Explained by behavioral economics, a new technological default changed our tipping behavior in restaurants and taxi cabs.
More than the list we could take to the mall, we are influenced by the shopping nudges that stores use to boost our buying.
Whether looking a the strikes called by an umpire or the scores from wine tasters, we would see inconsistent decisions that are called noisy.
If we really want to diminish our carbon footprint, we need to focus on behavior that is somewhat different from what we usually do.
Whether it’s plastic straw use, energy conservation, or flu vaccinations, governments use nudges to influence our decisions.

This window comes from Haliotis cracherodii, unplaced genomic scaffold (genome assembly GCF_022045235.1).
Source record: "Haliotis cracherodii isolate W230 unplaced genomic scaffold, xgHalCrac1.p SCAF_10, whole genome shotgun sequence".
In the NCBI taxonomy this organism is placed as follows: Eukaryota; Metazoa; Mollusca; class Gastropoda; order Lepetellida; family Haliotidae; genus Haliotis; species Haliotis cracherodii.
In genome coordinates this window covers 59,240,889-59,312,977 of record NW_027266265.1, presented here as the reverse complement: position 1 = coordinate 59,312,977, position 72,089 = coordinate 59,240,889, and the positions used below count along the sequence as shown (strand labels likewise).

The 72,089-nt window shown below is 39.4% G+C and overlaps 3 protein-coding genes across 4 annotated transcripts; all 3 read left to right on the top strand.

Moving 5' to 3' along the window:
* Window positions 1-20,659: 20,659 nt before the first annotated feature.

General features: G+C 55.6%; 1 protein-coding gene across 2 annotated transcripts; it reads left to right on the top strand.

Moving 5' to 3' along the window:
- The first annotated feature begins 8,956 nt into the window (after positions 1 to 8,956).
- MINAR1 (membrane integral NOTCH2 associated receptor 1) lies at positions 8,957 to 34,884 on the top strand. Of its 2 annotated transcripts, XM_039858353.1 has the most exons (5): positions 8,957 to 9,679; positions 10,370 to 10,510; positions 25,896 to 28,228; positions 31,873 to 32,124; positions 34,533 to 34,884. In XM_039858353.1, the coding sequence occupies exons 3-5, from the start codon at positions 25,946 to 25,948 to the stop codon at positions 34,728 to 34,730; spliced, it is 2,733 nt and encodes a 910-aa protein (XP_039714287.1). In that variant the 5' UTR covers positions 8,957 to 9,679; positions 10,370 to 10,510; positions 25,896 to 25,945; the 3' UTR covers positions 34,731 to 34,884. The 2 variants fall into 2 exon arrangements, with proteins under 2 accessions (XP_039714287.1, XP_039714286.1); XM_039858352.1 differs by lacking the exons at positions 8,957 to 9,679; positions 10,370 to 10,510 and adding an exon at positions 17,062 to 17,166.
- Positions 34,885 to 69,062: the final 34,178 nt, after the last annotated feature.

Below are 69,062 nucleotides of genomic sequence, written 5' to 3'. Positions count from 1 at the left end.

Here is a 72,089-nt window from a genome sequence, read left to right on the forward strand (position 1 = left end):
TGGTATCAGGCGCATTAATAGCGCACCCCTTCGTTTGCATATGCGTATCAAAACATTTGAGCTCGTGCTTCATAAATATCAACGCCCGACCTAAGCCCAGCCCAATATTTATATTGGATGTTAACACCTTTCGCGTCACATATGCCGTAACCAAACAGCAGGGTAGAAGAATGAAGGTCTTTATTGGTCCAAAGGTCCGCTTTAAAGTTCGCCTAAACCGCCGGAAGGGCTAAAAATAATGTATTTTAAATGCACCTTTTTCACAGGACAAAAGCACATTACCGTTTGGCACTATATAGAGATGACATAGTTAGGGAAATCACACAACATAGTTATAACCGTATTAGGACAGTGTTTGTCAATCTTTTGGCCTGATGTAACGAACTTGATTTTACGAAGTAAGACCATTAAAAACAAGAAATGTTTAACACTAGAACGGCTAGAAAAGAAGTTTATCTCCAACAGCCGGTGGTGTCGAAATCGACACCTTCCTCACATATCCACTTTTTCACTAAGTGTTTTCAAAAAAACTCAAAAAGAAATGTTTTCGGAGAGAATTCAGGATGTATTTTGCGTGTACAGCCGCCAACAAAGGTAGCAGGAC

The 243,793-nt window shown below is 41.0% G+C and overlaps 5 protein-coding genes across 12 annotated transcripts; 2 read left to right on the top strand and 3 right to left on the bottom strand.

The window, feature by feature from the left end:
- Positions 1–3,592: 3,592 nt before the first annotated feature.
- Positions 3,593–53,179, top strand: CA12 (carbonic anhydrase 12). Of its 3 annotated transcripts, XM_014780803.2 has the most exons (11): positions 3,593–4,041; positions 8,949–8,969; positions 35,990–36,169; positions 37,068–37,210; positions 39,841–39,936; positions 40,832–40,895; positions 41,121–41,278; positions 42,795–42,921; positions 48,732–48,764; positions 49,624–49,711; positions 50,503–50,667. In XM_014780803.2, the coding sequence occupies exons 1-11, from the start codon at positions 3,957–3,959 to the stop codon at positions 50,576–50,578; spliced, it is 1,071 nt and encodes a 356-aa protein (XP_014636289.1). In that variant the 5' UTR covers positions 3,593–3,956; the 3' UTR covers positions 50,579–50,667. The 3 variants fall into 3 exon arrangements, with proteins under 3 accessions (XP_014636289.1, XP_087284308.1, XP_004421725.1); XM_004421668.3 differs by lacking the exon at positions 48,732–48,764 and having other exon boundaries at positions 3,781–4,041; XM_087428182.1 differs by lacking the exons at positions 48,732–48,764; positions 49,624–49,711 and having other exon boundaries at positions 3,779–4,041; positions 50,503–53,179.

We can ask why our lottery ticket spending has been $70 billion annually when we have such an infinitesimal chance of winning.
When politicians plan to update our transportation infrastructure, they are influenced by a hidden hand that can be benevolent or malevolent.